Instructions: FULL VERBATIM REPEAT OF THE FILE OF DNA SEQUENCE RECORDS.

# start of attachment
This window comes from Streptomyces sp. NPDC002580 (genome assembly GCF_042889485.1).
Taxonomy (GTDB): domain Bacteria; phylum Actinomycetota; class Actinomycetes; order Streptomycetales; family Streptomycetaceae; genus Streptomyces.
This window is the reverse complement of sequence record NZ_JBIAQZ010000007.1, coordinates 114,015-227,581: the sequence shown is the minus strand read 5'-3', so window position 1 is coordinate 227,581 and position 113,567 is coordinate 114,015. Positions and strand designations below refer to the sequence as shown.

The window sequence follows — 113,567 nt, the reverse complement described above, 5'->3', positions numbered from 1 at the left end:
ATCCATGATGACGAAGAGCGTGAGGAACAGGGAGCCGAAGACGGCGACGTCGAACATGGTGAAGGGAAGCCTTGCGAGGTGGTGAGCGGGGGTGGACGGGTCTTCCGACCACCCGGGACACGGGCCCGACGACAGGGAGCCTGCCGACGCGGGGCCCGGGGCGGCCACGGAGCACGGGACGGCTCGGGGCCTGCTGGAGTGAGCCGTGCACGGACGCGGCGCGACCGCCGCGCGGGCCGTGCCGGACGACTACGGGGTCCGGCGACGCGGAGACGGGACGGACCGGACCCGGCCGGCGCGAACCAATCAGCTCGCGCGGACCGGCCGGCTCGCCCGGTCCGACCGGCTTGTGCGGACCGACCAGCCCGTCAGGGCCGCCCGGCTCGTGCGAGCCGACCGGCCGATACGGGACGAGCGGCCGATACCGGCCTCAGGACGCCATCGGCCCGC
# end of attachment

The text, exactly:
This window comes from Streptomyces sp. NPDC002580 (genome assembly GCF_042889485.1).
Taxonomy (GTDB): domain Bacteria; phylum Actinomycetota; class Actinomycetes; order Streptomycetales; family Streptomycetaceae; genus Streptomyces.
This window is the reverse complement of sequence record NZ_JBIAQZ010000007.1, coordinates 114,015-227,581: the sequence shown is the minus strand read 5'-3', so window position 1 is coordinate 227,581 and position 113,567 is coordinate 114,015. Positions and strand designations below refer to the sequence as shown.

The window sequence follows — 113,567 nt, the reverse complement described above, 5'->3', positions numbered from 1 at the left end:
ATCCATGATGACGAAGAGCGTGAGGAACAGGGAGCCGAAGACGGCGACGTCGAACATGGTGAAGGGAAGCCTTGCGAGGTGGTGAGCGGGGGTGGACGGGTCTTCCGACCACCCGGGACACGGGCCCGACGACAGGGAGCCTGCCGACGCGGGGCCCGGGGCGGCCACGGAGCACGGGACGGCTCGGGGCCTGCTGGAGTGAGCCGTGCACGGACGCGGCGCGACCGCCGCGCGGGCCGTGCCGGACGACTACGGGGTCCGGCGACGCGGAGACGGGACGGACCGGACCCGGCCGGCGCGAACCAATCAGCTCGCGCGGACCGGCCGGCTCGCCCGGTCCGACCGGCTTGTGCGGACCGACCAGCCCGTCAGGGCCGCCCGGCTCGTGCGAGCCGACCGGCCGATACGGGACGAGCGGCCGATACCGGCCTCAGGACGCCATCGGCCCGC